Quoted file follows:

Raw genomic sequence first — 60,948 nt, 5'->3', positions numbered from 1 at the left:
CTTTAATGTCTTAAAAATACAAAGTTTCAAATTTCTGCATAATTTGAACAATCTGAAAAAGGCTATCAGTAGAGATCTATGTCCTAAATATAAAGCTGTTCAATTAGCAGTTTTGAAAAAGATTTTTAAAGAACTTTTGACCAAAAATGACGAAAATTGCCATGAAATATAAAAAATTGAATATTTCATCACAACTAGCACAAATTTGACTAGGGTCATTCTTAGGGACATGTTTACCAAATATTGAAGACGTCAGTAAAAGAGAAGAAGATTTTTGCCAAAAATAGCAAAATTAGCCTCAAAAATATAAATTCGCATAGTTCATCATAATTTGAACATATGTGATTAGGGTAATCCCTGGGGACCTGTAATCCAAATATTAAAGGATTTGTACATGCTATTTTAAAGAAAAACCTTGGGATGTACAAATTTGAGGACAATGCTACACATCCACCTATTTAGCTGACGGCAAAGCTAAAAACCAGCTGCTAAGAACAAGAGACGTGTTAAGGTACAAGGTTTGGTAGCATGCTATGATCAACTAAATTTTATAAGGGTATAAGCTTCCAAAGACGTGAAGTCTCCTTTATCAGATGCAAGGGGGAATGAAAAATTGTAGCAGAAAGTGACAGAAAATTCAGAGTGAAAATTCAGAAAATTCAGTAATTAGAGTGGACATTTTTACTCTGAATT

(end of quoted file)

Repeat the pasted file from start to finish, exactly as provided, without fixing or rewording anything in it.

Raw genomic sequence first — 60,948 nt, 5'->3', positions numbered from 1 at the left:
CTTTAATGTCTTAAAAATACAAAGTTTCAAATTTCTGCATAATTTGAACAATCTGAAAAAGGCTATCAGTAGAGATCTATGTCCTAAATATAAAGCTGTTCAATTAGCAGTTTTGAAAAAGATTTTTAAAGAACTTTTGACCAAAAATGACGAAAATTGCCATGAAATATAAAAAATTGAATATTTCATCACAACTAGCACAAATTTGACTAGGGTCATTCTTAGGGACATGTTTACCAAATATTGAAGACGTCAGTAAAAGAGAAGAAGATTTTTGCCAAAAATAGCAAAATTAGCCTCAAAAATATAAATTCGCATAGTTCATCATAATTTGAACATATGTGATTAGGGTAATCCCTGGGGACCTGTAATCCAAATATTAAAGGATTTGTACATGCTATTTTAAAGAAAAACCTTGGGATGTACAAATTTGAGGACAATGCTACACATCCACCTATTTAGCTGACGGCAAAGCTAAAAACCAGCTGCTAAGAACAAGAGACGTGTTAAGGTACAAGGTTTGGTAGCATGCTATGATCAACTAAATTTTATAAGGGTATAAGCTTCCAAAGACGTGAAGTCTCCTTTATCAGATGCAAGGGGGAATGAAAAATTGTAGCAGAAAGTGACAGAAAATTCAGAGTGAAAATTCAGAAAATTCAGTAATTAGAGTGGACATTTTTACTCTGAATT